News & Commentary
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Building the Next Generation Care Team
San Antonio, TX
Temple Ratcliffe, MD, FACP, of University of Texas Long School of Medicine at San Antonio, discusses the ingredients for fostering collaborative care and education.
The science of healthcare is more advanced now than ever before, yet our patients’ outcomes continue to lag behind. Clearly, making tweaks at the edges of healthcare delivery won’t be sufficient. A paradigm shift in healthcare is needed; a shift in both the way patients are cared for and how students learn to treat those patients.
Team practice environments remain quite challenging for the next generation of health professionals. Despite these challenges, I believe the most straightforward way to improve collaborative care and education is to engage students, professionals, patients and their families in real time and in authentic settings.
Collaborative care: Where interprofessional practice and education meet
At my institution, we are transforming our inpatient practice into a collaborative care model, one team at a time. Our collaborative care team differs from usual inpatient care, and from other iterations of interprofessional care, in several ways. Most fundamentally, the very nature of who is on the team is redefined. In collaborative care, decisions move from the hallway or physician workroom into the patient room and are co-created among physicians, nurses, pharmacists, care coordination staff, physical therapists (as well as the students from these professions), and patients and families. This allows for the creation of shared goals among teams (with patients and families considered team members) that promote safety, better care transitions, and improved experiences. In addition, teams set aside daily time for reflection in order to foster improved communication and enhance team dynamics.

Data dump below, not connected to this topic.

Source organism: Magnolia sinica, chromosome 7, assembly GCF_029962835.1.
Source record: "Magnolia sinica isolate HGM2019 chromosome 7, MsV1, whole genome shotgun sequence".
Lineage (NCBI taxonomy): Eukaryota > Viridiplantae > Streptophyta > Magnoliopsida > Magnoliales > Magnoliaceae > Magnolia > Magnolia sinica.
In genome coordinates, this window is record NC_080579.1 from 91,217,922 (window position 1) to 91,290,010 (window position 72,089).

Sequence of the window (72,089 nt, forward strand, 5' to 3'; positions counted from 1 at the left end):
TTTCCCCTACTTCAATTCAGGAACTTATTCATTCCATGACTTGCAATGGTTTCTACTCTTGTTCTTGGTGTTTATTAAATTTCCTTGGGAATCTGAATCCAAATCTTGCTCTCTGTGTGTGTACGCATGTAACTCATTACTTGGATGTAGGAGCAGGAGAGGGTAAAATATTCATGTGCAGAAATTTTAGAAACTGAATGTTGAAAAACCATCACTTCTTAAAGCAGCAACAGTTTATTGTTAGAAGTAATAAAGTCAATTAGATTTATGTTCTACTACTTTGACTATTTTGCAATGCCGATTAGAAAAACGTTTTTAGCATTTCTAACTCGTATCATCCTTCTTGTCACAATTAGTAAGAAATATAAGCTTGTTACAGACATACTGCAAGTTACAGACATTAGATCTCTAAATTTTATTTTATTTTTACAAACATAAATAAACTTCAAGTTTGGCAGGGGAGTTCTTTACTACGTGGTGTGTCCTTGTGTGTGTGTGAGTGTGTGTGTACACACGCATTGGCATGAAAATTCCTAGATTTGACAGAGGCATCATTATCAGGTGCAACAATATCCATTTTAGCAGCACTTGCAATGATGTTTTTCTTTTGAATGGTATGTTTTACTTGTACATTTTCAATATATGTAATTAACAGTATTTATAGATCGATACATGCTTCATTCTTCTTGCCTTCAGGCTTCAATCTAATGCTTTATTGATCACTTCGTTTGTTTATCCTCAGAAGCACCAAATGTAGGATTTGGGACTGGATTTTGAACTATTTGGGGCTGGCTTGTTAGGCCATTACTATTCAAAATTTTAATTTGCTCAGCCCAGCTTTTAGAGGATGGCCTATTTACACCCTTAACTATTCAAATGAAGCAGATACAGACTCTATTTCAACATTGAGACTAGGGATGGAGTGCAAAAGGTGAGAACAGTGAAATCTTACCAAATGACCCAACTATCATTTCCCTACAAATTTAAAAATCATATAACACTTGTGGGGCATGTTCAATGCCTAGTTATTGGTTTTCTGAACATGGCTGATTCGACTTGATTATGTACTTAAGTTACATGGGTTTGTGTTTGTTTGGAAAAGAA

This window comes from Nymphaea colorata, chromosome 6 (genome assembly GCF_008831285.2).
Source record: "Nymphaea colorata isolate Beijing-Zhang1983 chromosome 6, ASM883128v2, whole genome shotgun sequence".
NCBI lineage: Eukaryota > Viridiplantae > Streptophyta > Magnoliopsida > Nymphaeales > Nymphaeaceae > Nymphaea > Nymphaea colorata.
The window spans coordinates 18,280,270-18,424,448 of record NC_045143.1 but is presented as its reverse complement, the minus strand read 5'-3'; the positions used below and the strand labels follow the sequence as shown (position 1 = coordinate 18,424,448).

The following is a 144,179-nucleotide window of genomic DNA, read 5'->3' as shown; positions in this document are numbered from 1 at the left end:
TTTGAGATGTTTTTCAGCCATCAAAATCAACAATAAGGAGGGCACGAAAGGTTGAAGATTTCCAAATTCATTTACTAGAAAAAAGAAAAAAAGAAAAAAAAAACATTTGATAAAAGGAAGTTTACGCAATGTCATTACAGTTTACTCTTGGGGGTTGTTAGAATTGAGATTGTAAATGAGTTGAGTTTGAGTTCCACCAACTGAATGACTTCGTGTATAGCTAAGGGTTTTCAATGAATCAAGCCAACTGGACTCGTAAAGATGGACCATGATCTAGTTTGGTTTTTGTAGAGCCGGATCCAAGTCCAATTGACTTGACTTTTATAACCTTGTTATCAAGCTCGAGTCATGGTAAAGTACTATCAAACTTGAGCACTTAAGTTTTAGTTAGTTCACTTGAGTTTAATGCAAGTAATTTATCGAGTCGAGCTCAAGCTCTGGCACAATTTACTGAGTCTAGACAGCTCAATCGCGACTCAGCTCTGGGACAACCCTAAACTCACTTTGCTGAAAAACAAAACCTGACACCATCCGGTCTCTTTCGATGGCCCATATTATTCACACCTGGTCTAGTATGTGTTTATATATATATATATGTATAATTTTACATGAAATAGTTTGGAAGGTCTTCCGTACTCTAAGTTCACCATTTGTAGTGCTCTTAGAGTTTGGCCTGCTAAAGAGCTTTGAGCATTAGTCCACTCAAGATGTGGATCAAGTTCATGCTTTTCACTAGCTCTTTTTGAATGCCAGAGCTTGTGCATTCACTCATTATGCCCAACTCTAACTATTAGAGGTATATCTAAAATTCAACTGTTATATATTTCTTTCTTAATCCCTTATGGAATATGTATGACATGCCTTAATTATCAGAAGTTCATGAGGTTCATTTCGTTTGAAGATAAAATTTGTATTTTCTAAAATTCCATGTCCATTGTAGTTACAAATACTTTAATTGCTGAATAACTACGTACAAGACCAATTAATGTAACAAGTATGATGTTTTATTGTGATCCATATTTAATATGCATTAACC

From a patient’s perspective, everyone is there at once and decisions are made together. These decisions are transparent because they are updated daily on large boards in the room. Dialogue continues throughout the day as family members come in and update the board with their questions and concerns, until the team reunites the next day.
This model provides excellent patient care and is a great learning environment, but is not without its challenges.
Challenges with introducing collaborative care
My Macy Faculty Scholars Project focuses on challenges that health professionals in training face with collaborative care. With the help of a prior Macy Foundation grant, we interviewed students and providers across levels and professions to identify their needs in this novel care environment. The following needs were most prevalent:
- The need for clear educational goals that align with the collaborative model of care
- The need for developing interprofessional curricula and assessment tools that align with these educational goals
- The need to better orient students to their roles in this new team setting
I have been working with my local and national Macy mentors to address these challenges.
Working with leaders from local residency programs, I am developing educational goals that are specific to the different health professions. While these goals will largely align with national competency frameworks (e.g., ACGME, IPEC), they will be contextualized to our setting and will provide a roadmap for students.
I am very excited about our approach to assessment, which has been influenced by my time at the Harvard Macy Institute. Our team includes a PhD colleague with a background in communication who has been observing our collaborative care team during rounds to describe and categorize communication behaviors amongst all team members, including students, patients and their families. We will bring these observations to small groups of health professionals and patients who have been involved with collaborative care to first vet them, provide feedback, and then use them to build new assessment tools.
The Road Ahead
We continue to move forward with our initiative and are making good progress. This spring, a second inpatient team of students transitioned to the collaborative care model. This is an important milestone for us and is particularly exciting because this team is housed on a geographically localized unit that we hope will naturally foster collaboration more organically throughout the day. We are curious to see what new innovations grow out of this environment.
The Macy Foundation has been instrumental in our efforts. The national mentorship and faculty development opportunities have moved this work forward in new and unexpected directions. We are excited to see what grows out of this collaboration next. More than ever, it is important that we engage our students and patients in care environments that foster learning, communication, and are not “patient-centered,” but rather “patient-partnered.”